The Easy Way To Plan And Arrange A Family Photo Gallery Wall
I have always wanted an expansive family photo gallery where any family member passing by would get a warm sense of gratitude and love just by glancing at the framed pictures- the moments in time.
Gallery-styled photo walls are extremely popular as they add character and a personal touch and personality to hallways, bedrooms, dinning rooms and staircases.
I recently finished a gallery memory collage of photos and I wanted to share the step by step tutorial because trying to layout the design with so many different size frames can be very overwhelming when you are shooting for a cohesive look.
If I can do this, so can you. You don’t need to hire a interior designer, you got this!
My Family Photo Wall Project
After our Hampton styled home renovation was complete, my hubby was not thrilled about drilling any holes into our perfectly smooth drywall. I finally convinced him that I wanted to display our family photos in a classy and organized manner with black frames. He agreed.
I decided that our back staircase was ideal for my photo gallery project—a high-traffic area for our family. A stair-stepped layout was a little intimidating I must admit.
The project took me a lot longer than I expected because I didn’t want to make too many holes in the wall. I also dragged my feet, deciding which photos I wanted to use and the ones which the family would approve.
Don’t let this stop you. Just start the project and do one step at a time.
The entire family is thrilled with the wall of love, as I call it. When I am having a bad day, all I have to do is walk upstairs and reflect on the fond memories, it’s life changing!
Side note…. I struggled with infertility for over ten years so my heart melts with joy reflecting on my two miracle babies that have grown so fast.
The following is the steps I took to plan my family photo gallery wall, I hope you helps you find inspiration. Remember that everyone has their own personal style so pick the style that is best for you and your home.
So, how do you plan and style a family photo gallery wall?
1. Make A Plan-
a. Theme & Wall Design
What theme do you want to go with? Do you want to display travel photos or family portraits? Black and white images, color photos and or art pieces.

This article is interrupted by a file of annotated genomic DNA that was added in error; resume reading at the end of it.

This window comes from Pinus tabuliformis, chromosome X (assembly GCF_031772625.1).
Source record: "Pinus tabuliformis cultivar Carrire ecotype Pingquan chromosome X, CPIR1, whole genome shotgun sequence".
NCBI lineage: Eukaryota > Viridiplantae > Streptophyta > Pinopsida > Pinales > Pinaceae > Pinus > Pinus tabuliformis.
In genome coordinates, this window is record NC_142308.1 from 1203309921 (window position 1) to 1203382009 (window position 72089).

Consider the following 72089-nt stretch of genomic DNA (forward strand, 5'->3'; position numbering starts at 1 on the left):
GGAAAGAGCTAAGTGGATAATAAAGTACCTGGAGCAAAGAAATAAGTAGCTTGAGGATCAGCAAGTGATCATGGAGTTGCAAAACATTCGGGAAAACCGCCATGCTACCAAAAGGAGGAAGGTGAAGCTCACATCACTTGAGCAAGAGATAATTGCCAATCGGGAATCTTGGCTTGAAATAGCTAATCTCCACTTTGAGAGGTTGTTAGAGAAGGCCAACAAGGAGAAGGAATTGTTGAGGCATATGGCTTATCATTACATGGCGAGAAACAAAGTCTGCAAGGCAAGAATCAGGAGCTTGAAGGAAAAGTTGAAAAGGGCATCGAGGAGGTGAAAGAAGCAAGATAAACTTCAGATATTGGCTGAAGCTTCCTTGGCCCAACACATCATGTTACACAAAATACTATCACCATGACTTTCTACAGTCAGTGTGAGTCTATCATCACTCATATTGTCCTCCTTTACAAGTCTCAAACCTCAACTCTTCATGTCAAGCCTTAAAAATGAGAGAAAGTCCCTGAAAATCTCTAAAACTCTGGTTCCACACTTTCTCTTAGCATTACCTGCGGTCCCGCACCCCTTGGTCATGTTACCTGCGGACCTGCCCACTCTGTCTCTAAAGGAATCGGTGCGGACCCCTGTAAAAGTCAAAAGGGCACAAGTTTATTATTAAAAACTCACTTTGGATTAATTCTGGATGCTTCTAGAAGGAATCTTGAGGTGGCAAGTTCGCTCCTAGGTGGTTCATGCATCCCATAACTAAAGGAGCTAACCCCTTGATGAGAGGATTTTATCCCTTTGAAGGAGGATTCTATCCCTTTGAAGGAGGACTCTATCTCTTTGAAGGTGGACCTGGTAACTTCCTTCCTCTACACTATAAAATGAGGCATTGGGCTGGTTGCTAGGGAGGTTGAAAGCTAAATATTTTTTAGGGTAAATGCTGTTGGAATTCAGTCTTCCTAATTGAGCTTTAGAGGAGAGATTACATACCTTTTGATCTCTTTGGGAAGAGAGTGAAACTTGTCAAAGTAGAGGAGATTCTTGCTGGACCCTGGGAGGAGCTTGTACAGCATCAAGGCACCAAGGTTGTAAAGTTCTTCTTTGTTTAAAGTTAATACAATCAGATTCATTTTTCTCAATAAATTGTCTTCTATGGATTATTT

How do you want the gallery wall to make you feel? It’s so hard to get an idea from staring at a blank wall but you will get there. Do you have one photo you want to be the focal point?
Decided on the wall design, here are some ideas:
- Grid Design
Grids result in a clean, crisp, formal arrangement. This is a fun way to arrange your art or photos in frames that would replace a large piece of art.
- Stairstep Layout
- Bottom aligned or Top aligned (when the frames align in a straight line.
- Monochromatic- black and white as example
B. Eye Level
When you’re starting to plan your gallery wall, think from the center.
At eye level. Think about where you’d usually be viewing the wall from. Is it a small room? Aim for about 60 inches from the floor to the center of your gallery wall. This all depends on the size of the room and wall.
In a larger room with a tall ceiling, take advantage of the extra room—you’ll be viewing the wall from farther away, pushing eye level higher.
B. Use Your Tape Measure
Get out the measuring tape and measure the wall. How big is the wall you want to use? Try to use uniform spacing to provide a cohesive feel to your design.
A consistent measurement — How many inches between the frames? two inches between frames, for example — works well for a grid installation, but for a salon wall, you can be less precise.
C. Wall Mock-up
Some wall frames now come with paper cut-out mock-ups which are really handy. This way , you can tape them on the wall and create your wall design. You can decide if you want a symmetrical gallery wall or something different.